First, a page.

Remake: Part ∞


An idea! An idea! My kingdom for an original idea! I realize I’m getting older, and the more I live the more I will experience. However, I don’t think I’m so old that I already have to live my life in reruns, at least in relation to when I want to be watch a movie.

News recently came out that there will be a Highlander remake.   Really, Hollywood? So much for ‘there can be only one’. Have all the good plots and characters been used up and now you have to go through your archives and resurrect old ones?

I enjoy going to the movies. But it seems that everything is a remake or sequel. Total Recall, Carrie, Robocop, Gremlins, and rumor has it there will soon be a remake of Dirty Dancing, and even Porky’s. In fact, there are over fifty movie remakes in the works. Seriously?

How many times can Bruce Wayne develop his neurosis of bats? Did Two-Face end up like that when someone threw acid at him during a trial, or did it happen when he toppled a chair he was tied to in a warehouse doused in flammable liquid?

This is not to say no good has come from remakes. Heath Ledger’s performance as the Joker certainly holds its own to Jack Nicholson’s interpretation, which was great. And the X-Men movies offer a great showcase for the latest CGI and visual effects. And we can’t deny each time there’s another remake or sequel released the public flocks to it, pouring money into Hollywood’s coffers, so why go out and find an original idea? If something works, don’t try to fix it, right? Just dress it up with different actors and more modern effects.

But while everyone has a favorite meal or dessert, if you had it every day you’d eventually get tired of it. Even a kid doesn’t want to eat PB & J every day of the year.   Now I do acknowledge there are original movies out there. I’m just basing this on what I see from billboards and commercials each day. Many of the plugs for the mainstream shows are remakes, adaptations, based on a book, or rehashing an already successful idea (aren’t we due for yet another zombie apocalypse movie about now?).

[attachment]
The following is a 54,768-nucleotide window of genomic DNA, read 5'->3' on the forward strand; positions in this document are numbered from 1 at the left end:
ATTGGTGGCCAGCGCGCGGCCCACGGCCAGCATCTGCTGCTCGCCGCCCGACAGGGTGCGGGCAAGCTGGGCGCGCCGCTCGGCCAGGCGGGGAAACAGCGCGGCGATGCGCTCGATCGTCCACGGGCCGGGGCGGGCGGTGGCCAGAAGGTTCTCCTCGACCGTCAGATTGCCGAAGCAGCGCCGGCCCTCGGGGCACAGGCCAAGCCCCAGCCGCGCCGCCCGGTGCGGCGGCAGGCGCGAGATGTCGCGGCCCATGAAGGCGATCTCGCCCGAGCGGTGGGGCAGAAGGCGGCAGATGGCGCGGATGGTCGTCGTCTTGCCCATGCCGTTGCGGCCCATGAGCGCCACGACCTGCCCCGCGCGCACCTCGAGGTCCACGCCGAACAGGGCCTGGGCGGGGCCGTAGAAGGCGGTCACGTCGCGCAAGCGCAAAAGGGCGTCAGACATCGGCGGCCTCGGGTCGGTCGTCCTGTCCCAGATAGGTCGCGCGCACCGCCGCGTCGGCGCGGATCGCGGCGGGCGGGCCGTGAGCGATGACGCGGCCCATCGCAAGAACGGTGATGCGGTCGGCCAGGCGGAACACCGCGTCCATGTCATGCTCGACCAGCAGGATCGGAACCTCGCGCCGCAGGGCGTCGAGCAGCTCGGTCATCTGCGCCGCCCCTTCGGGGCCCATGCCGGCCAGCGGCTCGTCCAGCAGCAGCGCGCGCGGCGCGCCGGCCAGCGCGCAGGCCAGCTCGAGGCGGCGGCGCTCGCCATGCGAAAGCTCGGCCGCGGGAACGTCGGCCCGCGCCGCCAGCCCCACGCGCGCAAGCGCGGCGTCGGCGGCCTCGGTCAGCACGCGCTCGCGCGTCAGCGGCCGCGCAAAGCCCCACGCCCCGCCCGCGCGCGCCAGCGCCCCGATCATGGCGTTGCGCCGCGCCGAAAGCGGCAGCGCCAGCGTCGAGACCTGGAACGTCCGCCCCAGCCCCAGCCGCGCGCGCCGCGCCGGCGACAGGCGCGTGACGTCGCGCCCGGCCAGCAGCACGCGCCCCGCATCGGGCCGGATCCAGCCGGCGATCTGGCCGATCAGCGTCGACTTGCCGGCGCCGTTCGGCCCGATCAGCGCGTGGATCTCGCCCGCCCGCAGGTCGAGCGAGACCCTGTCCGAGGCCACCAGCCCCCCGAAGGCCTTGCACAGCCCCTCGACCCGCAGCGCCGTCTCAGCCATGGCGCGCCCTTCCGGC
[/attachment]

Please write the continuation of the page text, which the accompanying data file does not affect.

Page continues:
Maybe the Guf of original ideas is empty. Even as a writer when I start a new manuscript I can’t help thinking that what I’m writing has, in some form or another, been done already. My characters may be different, but the template is the same. Hero goes on an adventure and meets up with allies and goes out to save the day. That cookie cutter fits Star Wars, Indiana Jones, LoTR, every Marvel/DC Comics movie, Harry Potter, and countless others.

When you look closely, Harry Potter, Luke Skywalker and Bilbo Baggins have a lot they can compare over a drink at the Cantina. Their journey began with them leading very mundane (dare I say perfectly normal, thank you very much, lives). They spent their days in their hovel (in the cupboard under the stairs, in a sand cave on Tattooine, or in a hobbit-hole), until they come across an old man with a white mustache and beard (length may vary from simple goatee to something that would put ZZ Top and Duck Dynasty folks to shame). The old man sends our simple hero on a grand adventure. Each armed with a special weapon (wand/lightsaber/magical blade) they strike out to fight the forces of evil. Along the way they make allies and friends to aid in their cause that will eventually end with them standing alone in the face of danger. And let’s face it, people – who doesn’t see similarities between Dobby, Yoda, and Golem? Just saying.